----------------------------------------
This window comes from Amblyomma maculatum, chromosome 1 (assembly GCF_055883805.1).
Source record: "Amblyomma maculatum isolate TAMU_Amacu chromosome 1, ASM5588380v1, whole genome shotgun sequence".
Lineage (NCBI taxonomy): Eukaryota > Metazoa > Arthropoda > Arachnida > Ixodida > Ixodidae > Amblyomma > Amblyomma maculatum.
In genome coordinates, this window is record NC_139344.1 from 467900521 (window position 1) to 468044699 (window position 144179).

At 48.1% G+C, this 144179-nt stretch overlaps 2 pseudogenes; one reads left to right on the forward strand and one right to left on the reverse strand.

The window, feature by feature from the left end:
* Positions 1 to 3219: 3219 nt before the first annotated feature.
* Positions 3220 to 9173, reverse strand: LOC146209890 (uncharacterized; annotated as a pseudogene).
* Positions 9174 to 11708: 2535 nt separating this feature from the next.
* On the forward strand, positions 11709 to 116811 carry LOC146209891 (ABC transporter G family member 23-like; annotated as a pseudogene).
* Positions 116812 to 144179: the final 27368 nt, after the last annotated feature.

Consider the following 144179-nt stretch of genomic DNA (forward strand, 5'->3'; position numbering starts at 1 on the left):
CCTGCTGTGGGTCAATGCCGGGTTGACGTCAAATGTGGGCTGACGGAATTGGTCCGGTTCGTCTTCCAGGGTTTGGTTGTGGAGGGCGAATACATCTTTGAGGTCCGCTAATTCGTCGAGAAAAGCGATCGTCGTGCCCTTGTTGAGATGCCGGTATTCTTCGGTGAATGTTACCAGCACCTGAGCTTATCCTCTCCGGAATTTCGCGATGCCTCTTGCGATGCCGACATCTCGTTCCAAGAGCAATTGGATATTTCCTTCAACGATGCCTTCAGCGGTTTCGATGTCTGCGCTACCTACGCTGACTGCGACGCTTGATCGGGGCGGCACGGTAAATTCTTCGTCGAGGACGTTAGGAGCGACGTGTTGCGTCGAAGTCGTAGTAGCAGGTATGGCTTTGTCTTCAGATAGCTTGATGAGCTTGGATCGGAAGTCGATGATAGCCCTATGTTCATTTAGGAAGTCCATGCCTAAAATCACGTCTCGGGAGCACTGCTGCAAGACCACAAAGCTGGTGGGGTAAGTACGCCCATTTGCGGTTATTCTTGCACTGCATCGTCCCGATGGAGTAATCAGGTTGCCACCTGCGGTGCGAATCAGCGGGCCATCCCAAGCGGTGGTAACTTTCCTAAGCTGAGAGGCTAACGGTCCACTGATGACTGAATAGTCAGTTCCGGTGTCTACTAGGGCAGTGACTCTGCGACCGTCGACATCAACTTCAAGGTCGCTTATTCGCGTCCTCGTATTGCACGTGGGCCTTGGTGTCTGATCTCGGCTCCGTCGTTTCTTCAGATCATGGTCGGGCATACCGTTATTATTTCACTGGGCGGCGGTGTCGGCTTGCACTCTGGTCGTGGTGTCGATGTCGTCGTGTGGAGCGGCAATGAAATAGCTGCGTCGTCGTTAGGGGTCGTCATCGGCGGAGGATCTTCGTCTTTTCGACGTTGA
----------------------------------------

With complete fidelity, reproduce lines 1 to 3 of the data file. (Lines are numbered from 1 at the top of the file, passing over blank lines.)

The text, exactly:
This window comes from Amblyomma maculatum, chromosome 1 (assembly GCF_055883805.1).
Source record: "Amblyomma maculatum isolate TAMU_Amacu chromosome 1, ASM5588380v1, whole genome shotgun sequence".
Lineage (NCBI taxonomy): Eukaryota > Metazoa > Arthropoda > Arachnida > Ixodida > Ixodidae > Amblyomma > Amblyomma maculatum.